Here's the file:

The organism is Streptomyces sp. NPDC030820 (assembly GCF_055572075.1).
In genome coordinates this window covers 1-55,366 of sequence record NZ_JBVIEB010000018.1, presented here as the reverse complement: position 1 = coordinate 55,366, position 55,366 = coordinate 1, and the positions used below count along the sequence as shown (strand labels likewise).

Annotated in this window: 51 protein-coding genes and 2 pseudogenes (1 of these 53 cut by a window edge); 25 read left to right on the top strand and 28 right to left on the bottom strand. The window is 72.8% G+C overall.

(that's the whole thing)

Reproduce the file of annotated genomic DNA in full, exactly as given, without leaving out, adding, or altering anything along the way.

The organism is Streptomyces sp. NPDC030820 (assembly GCF_055572075.1).
In genome coordinates this window covers 1-55,366 of sequence record NZ_JBVIEB010000018.1, presented here as the reverse complement: position 1 = coordinate 55,366, position 55,366 = coordinate 1, and the positions used below count along the sequence as shown (strand labels likewise).

Annotated in this window: 51 protein-coding genes and 2 pseudogenes (1 of these 53 cut by a window edge); 25 read left to right on the top strand and 28 right to left on the bottom strand. The window is 72.8% G+C overall.